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Uniform transfers/uniform gifts to minors acts.

Gifts can be made to a minor by transferring property to a custodian under the Uniform Transfers to Minors Act (UTMA) or the Uniform Gifts to Minors Act (UGMA). Because the UGMA places restrictions on the types of property that can be the subject of a custodial gift, most states have now adopted the UTMA. It appears that life insurance policies may be the subject of a gift in all states. However, in most states there are restrictions on who may be named insured; there may also be restrictions on who may be named beneficiary (see discussion of Minors and Life Insurance, page 477).

Gifts made under either act can qualify for the annual exclusion (see chart, page 55). All income from the gift will be taxable to the minor (unless it is used to discharge the legal obligation of another person, in which case the income would be taxable to that person). Unlike a minor's trust, the custodian does not file a separate tax return and all income is reported by the minor on his own tax return. The minor has the right to receive possession of the property upon attaining the age specified in the relevant state's statute (age varies from state to state, and may depend upon the instructions of the donor or the nature of the transaction that created the custodianship).

If the donor appoints himself as custodian, the property will be included in his taxable estate if he dies while serving as custodian. There can be only one beneficiary per custodial account, and therefore separate accounts must be established for multiple beneficiaries. Likewise, each account can only have one custodian and successor custodians are usually the minor's guardians.

Generally, for 2010, a dependent child must file a tax return if the child has unearned income of more than $950 or total gross income in excess of the standard deduction (the greater of (a) $950, or (b) earned income plus $300, but not exceeding $5,700).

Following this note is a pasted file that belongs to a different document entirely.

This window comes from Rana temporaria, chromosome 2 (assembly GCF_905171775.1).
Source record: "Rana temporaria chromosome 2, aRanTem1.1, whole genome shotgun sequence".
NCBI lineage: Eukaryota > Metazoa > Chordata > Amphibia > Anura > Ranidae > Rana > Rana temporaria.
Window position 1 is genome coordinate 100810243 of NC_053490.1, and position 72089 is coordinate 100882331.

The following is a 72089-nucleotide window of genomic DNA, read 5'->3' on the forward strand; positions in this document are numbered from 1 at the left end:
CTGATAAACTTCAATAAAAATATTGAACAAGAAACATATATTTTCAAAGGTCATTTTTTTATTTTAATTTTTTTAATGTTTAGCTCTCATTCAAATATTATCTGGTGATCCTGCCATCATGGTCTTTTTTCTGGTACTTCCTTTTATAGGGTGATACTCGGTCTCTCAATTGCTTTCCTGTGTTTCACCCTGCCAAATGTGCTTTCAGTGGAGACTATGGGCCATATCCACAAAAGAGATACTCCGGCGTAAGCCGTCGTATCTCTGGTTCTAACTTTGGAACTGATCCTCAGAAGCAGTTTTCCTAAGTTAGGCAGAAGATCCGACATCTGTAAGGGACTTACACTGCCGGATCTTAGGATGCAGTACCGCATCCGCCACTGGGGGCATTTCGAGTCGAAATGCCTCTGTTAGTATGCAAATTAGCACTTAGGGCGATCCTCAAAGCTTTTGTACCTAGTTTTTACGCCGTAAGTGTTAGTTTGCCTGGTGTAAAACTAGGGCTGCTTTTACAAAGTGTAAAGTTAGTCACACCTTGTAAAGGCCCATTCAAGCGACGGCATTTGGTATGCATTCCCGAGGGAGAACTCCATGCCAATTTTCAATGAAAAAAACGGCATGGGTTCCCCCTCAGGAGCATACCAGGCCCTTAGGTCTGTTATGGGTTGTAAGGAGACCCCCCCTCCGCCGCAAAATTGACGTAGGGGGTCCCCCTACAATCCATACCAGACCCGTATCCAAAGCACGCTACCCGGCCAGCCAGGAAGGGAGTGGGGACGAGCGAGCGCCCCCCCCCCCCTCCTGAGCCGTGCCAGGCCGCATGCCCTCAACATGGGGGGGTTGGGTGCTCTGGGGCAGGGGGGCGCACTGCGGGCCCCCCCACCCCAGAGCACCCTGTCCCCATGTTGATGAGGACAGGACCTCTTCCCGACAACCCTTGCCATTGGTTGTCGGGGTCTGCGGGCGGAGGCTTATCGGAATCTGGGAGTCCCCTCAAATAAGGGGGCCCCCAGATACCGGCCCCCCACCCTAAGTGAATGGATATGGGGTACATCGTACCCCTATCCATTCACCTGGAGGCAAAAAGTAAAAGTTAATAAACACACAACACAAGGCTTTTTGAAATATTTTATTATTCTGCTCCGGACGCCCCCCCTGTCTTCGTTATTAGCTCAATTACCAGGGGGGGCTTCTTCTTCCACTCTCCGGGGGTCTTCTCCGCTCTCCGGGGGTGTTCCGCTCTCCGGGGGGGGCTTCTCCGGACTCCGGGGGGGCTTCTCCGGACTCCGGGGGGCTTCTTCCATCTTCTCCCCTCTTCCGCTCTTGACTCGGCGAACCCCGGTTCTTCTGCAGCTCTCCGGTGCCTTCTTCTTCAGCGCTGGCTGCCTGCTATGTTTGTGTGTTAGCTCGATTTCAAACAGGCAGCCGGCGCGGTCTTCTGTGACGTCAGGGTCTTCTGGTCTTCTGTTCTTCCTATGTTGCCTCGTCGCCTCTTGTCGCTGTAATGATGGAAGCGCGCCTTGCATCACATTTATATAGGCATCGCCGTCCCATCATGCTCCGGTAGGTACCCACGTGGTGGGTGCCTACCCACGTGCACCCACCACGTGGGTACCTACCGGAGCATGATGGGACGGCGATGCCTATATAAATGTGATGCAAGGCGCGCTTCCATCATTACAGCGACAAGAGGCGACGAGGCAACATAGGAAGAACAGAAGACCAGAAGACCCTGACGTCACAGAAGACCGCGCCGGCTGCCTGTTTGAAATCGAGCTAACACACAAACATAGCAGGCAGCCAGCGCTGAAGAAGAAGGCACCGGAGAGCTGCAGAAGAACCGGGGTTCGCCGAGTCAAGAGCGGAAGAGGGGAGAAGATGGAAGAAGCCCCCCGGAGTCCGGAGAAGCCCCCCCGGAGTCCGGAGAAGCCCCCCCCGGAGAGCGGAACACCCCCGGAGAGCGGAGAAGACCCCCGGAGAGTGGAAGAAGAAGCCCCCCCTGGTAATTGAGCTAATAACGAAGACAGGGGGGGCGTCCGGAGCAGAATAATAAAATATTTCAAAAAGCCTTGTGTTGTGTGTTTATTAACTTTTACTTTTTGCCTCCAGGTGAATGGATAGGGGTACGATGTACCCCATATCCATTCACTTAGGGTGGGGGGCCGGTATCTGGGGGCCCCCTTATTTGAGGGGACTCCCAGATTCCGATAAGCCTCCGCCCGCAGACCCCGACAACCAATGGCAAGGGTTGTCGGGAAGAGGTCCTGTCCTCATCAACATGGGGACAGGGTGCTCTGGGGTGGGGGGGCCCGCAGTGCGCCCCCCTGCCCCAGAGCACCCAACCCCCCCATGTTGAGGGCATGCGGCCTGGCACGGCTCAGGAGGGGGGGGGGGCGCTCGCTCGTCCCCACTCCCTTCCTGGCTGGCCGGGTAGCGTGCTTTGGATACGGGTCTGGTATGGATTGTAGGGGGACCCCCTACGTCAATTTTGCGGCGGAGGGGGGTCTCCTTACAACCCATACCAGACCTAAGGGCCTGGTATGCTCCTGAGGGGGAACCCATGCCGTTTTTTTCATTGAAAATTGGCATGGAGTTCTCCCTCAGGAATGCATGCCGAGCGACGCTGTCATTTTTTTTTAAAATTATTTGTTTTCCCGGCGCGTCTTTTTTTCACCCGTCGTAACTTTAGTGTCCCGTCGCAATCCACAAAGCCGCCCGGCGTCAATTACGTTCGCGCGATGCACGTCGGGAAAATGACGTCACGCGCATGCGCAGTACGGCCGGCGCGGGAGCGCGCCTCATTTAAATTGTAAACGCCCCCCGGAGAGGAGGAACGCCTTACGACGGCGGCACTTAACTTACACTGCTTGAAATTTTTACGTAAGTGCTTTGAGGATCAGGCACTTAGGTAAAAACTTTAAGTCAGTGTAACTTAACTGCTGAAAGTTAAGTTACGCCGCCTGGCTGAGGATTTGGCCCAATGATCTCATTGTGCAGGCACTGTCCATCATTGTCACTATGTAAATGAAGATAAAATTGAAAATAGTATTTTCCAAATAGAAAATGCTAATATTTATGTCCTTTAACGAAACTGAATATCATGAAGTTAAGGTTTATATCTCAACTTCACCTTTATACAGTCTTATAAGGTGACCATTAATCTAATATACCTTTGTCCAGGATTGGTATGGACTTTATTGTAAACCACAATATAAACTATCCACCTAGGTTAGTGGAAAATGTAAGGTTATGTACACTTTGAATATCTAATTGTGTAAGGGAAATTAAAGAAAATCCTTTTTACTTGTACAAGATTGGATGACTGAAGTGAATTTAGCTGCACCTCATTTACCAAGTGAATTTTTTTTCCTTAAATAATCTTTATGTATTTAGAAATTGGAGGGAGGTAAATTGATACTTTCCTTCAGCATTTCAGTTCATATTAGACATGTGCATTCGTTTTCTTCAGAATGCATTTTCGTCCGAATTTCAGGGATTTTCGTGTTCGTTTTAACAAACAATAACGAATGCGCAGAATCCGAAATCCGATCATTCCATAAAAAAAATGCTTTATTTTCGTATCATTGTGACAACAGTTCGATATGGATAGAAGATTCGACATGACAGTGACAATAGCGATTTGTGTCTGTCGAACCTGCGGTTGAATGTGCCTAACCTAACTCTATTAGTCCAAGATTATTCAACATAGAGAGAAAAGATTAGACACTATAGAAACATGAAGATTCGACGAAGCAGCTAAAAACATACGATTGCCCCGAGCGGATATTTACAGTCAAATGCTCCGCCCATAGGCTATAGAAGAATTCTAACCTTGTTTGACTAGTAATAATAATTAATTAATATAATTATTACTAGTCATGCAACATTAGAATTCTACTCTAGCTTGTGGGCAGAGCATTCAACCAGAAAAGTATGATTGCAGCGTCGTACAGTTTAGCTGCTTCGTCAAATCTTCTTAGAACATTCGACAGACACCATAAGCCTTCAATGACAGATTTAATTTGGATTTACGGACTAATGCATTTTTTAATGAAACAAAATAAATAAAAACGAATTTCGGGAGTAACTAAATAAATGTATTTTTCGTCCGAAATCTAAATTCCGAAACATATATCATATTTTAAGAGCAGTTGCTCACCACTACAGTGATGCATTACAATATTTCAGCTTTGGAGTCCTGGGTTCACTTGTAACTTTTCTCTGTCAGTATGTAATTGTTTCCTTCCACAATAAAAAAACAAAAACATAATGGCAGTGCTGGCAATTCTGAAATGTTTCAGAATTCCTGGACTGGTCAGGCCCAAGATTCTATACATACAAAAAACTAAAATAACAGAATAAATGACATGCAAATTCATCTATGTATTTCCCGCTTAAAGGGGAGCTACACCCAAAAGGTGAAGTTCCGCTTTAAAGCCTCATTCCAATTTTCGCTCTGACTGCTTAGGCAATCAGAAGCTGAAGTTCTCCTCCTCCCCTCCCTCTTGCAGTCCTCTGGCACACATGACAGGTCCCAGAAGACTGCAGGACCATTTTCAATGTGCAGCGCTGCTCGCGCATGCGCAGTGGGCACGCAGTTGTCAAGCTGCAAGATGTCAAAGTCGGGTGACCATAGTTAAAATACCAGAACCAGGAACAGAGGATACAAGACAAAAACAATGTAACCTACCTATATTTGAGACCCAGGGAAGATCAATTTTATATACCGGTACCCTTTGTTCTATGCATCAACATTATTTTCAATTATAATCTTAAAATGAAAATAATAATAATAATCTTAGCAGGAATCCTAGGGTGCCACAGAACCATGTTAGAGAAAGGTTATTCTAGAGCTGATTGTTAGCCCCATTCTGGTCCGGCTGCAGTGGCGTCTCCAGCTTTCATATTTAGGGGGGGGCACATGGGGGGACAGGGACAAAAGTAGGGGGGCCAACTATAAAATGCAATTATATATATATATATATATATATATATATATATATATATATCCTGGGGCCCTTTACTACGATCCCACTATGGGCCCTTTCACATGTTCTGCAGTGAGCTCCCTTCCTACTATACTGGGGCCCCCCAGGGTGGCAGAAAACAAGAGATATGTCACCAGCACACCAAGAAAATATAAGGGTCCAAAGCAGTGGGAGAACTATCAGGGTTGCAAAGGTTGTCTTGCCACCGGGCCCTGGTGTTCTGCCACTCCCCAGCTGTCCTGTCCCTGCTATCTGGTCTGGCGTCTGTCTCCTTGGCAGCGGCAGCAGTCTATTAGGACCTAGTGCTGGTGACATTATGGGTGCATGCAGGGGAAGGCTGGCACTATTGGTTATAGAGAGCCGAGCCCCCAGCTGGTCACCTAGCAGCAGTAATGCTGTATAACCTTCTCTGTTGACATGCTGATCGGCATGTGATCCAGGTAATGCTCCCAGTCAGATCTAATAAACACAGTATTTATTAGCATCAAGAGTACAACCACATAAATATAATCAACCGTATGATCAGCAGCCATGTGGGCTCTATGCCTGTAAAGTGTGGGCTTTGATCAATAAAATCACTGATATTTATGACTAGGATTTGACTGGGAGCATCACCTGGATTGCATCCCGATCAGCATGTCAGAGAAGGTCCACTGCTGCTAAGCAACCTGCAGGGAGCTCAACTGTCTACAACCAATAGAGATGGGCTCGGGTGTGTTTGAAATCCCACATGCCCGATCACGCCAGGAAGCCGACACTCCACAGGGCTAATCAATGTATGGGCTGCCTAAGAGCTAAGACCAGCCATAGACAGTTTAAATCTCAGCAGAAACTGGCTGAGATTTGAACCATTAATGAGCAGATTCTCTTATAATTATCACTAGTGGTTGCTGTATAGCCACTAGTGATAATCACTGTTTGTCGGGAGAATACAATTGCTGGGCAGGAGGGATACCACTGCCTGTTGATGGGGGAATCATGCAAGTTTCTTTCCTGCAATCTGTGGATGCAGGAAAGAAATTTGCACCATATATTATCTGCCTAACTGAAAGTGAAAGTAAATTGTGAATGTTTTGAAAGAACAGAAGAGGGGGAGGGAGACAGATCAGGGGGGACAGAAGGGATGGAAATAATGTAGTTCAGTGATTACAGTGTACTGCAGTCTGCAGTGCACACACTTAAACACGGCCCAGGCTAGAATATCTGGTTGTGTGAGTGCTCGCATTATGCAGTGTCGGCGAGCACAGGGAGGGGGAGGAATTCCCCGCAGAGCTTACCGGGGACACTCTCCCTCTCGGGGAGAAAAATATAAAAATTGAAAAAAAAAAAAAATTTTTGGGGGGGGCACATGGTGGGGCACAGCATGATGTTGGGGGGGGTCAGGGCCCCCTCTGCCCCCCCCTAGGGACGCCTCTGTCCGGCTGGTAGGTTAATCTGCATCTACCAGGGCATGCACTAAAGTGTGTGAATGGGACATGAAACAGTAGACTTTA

Unearned income of a child [(1) under age 18, (2) under age 19 whose earned income does not exceed half of his or her own support, or (3) under age 24, if a full-time student, whose earned income does not exceed half of his or her own support] that exceeds $1,900 generally is taxed to the child at the parent's maximum rate (known as the "kiddie tax").

A parent can elect to claim the unearned income of a child [(1) under age 18, (2) under age 19 whose earned income does not exceed half of his or her own support, or (3) under age 24, if a full-time student, whose earned income does not exceed half of his or her own support] on the parent's return if: (1) the child's income is solely from interest and dividends; and (2) the income is more than $950 but less than $9,500; and (3) there has been no backup withholding or estimated tax payments under the child's taxpayer identification number. If the election is made, the parent includes as income taxable at the parent's rate any gross income of the child in excess of $1,900. With respect to the first $1,900 for each child to whom the election applies, there is a tax of 10 percent of the lesser of (1) $950 or (2) the excess of the gross income of the child over $950.

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Title Annotation:Terms & Concepts
Publication:Field Guide to Estate, Employee, & Business Planning
Date:Jan 1, 2010
Words:566
Previous Article:Trusts for minors.
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